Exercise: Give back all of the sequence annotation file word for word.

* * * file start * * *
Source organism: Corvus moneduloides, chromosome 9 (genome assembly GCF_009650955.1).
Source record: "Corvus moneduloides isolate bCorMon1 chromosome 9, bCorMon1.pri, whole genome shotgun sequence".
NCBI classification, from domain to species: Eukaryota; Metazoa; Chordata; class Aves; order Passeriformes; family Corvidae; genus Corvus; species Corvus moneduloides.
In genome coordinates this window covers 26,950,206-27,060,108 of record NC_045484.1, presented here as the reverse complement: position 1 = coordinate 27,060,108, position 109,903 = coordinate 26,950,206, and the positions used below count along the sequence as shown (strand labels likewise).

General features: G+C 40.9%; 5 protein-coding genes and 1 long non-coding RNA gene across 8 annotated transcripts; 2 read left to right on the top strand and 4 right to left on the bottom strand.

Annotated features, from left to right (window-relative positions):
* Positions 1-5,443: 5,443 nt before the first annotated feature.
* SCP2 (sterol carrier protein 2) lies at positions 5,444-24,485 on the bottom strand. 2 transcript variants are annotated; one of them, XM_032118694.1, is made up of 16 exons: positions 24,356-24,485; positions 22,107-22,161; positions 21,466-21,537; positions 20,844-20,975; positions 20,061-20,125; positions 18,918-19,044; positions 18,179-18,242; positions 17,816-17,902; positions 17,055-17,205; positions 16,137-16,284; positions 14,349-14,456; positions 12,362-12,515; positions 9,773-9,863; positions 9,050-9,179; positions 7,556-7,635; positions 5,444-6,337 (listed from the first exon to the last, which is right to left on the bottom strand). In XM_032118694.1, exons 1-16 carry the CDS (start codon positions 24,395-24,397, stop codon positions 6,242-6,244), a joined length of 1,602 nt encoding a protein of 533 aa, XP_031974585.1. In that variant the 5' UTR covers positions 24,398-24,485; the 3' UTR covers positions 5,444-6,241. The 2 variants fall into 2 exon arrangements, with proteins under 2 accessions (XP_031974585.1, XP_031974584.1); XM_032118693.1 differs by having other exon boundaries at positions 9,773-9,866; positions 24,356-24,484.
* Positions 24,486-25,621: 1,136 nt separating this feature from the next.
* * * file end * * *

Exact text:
Source organism: Corvus moneduloides, chromosome 9 (genome assembly GCF_009650955.1).
Source record: "Corvus moneduloides isolate bCorMon1 chromosome 9, bCorMon1.pri, whole genome shotgun sequence".
NCBI classification, from domain to species: Eukaryota; Metazoa; Chordata; class Aves; order Passeriformes; family Corvidae; genus Corvus; species Corvus moneduloides.
In genome coordinates this window covers 26,950,206-27,060,108 of record NC_045484.1, presented here as the reverse complement: position 1 = coordinate 27,060,108, position 109,903 = coordinate 26,950,206, and the positions used below count along the sequence as shown (strand labels likewise).

General features: G+C 40.9%; 5 protein-coding genes and 1 long non-coding RNA gene across 8 annotated transcripts; 2 read left to right on the top strand and 4 right to left on the bottom strand.

Annotated features, from left to right (window-relative positions):
* Positions 1-5,443: 5,443 nt before the first annotated feature.
* SCP2 (sterol carrier protein 2) lies at positions 5,444-24,485 on the bottom strand. 2 transcript variants are annotated; one of them, XM_032118694.1, is made up of 16 exons: positions 24,356-24,485; positions 22,107-22,161; positions 21,466-21,537; positions 20,844-20,975; positions 20,061-20,125; positions 18,918-19,044; positions 18,179-18,242; positions 17,816-17,902; positions 17,055-17,205; positions 16,137-16,284; positions 14,349-14,456; positions 12,362-12,515; positions 9,773-9,863; positions 9,050-9,179; positions 7,556-7,635; positions 5,444-6,337 (listed from the first exon to the last, which is right to left on the bottom strand). In XM_032118694.1, exons 1-16 carry the CDS (start codon positions 24,395-24,397, stop codon positions 6,242-6,244), a joined length of 1,602 nt encoding a protein of 533 aa, XP_031974585.1. In that variant the 5' UTR covers positions 24,398-24,485; the 3' UTR covers positions 5,444-6,241. The 2 variants fall into 2 exon arrangements, with proteins under 2 accessions (XP_031974585.1, XP_031974584.1); XM_032118693.1 differs by having other exon boundaries at positions 9,773-9,866; positions 24,356-24,484.
* Positions 24,486-25,621: 1,136 nt separating this feature from the next.